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Hitler: 1936-1945: Nemesis
by Ian Kershaw
References to this work on external resources.
Wikipedia in English (27)
Amazon.com Amazon.com Review (ISBN 0393322521, Paperback)George VI thought him a "damnable villain," and Neville Chamberlain found him not quite a gentleman; but, to the rest of the world, Adolf Hitler has come to personify modern evil to such an extent that his biographers always have faced an unenviable task. The two more renowned biographies of Hitler--by Joachim C. Fest ( Hitler) and by Alan Bullock ( Hitler: A Study in Tyranny)--painted a picture of individual tyranny which, in the words of A.J.P. Taylor, left Hitler guilty and every other German innocent. Decades of scholarship on German society under the Nazis have made that verdict look dubious; so, the modern biographer of Hitler must account both for his terrible mindset and his charismatic appeal. In the second and final volume of his mammoth biography of Hitler--which covers the climax of Nazi power, the reclamation of German-speaking Europe, and the horrific unfolding of the final solution in Poland and Russia--Ian Kershaw manages to achieve both of these tasks. Continuing where Hitler: Hubris 1889-1936 left off, the epic Hitler: Nemesis 1937-1945 takes the reader from the adulation and hysteria of Hitler's electoral victory in 1936 to the obsessive and remote "bunker" mentality that enveloped the Führer as Operation Barbarossa (the attack on Russia in 1942) proved the beginning of the end. Chilling, yet objective. A definitive work. --Miles Taylor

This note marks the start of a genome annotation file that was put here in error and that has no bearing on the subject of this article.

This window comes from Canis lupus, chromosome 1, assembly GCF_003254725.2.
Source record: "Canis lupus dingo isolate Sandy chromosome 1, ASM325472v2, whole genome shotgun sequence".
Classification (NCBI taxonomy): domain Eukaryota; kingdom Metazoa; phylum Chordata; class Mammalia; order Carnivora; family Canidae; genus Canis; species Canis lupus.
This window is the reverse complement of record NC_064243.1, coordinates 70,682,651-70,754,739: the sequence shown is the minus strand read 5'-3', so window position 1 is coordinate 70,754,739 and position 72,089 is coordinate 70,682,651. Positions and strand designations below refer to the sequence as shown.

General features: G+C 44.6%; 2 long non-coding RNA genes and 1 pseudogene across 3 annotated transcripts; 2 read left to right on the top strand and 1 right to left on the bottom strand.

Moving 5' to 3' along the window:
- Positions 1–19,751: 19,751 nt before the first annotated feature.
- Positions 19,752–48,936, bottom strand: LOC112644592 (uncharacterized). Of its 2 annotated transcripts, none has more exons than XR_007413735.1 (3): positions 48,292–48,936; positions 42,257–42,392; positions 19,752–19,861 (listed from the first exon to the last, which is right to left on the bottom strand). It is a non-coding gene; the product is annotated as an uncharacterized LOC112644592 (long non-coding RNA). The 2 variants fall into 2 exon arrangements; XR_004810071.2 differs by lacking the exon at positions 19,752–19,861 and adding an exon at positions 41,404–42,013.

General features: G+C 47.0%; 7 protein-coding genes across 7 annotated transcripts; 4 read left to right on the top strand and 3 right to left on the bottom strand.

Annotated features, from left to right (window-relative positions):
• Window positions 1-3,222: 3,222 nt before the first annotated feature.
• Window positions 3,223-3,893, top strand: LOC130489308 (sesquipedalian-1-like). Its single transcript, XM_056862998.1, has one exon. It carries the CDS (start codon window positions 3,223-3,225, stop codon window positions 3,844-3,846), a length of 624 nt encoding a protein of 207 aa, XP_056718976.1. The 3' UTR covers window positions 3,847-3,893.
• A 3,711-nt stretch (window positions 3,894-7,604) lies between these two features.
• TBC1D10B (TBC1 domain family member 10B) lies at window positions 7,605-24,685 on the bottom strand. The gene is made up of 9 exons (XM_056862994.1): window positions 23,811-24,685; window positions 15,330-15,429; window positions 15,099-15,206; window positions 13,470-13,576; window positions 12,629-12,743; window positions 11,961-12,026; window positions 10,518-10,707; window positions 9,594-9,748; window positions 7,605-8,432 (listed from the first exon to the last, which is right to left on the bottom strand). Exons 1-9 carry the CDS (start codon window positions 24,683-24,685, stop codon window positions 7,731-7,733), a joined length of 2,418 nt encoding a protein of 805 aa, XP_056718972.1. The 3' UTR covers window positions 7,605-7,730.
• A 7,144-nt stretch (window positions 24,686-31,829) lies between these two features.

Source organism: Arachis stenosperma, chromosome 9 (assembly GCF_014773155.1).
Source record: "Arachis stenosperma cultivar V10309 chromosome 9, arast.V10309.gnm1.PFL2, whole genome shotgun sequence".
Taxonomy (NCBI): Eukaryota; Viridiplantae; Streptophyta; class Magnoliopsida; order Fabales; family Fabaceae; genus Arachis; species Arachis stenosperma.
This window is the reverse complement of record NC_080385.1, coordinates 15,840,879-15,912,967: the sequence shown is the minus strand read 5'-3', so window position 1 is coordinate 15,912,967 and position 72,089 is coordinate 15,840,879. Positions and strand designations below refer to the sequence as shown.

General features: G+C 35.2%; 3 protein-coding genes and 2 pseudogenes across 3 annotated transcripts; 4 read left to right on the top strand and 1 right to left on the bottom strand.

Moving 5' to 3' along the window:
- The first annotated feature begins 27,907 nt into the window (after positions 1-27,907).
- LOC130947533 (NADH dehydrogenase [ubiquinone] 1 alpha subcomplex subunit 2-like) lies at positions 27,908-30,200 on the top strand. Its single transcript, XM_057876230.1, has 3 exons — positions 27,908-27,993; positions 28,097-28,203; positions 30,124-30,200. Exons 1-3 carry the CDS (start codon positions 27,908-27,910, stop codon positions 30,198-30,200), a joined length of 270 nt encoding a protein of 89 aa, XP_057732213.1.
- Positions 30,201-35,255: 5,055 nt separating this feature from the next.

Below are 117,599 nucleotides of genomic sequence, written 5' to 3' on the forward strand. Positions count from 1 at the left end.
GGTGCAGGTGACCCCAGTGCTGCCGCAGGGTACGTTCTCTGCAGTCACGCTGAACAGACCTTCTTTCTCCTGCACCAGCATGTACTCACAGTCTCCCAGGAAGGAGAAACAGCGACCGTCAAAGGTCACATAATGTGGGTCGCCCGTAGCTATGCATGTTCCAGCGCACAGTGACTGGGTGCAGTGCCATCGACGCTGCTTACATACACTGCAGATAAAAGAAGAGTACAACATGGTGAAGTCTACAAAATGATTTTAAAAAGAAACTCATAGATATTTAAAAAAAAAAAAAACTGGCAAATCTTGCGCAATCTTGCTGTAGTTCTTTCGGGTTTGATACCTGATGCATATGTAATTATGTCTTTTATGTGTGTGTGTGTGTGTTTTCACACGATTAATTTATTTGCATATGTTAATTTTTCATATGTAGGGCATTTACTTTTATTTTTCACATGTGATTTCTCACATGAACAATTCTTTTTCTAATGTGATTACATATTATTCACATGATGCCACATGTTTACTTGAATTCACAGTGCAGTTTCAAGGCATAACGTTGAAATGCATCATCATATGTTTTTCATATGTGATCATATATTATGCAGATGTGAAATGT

(retrieved from Amazon Thu, 12 Mar 2015 18:00:09 -0400)
Drawing on many previously underutilized resources--including the diaries of Joseph Goebbels--a portrait of Hitler encompasses events preceding World War II as well as the war years.
An edition of this book was published by W.W. Norton.
An edition of this book was published by Penguin Australia.
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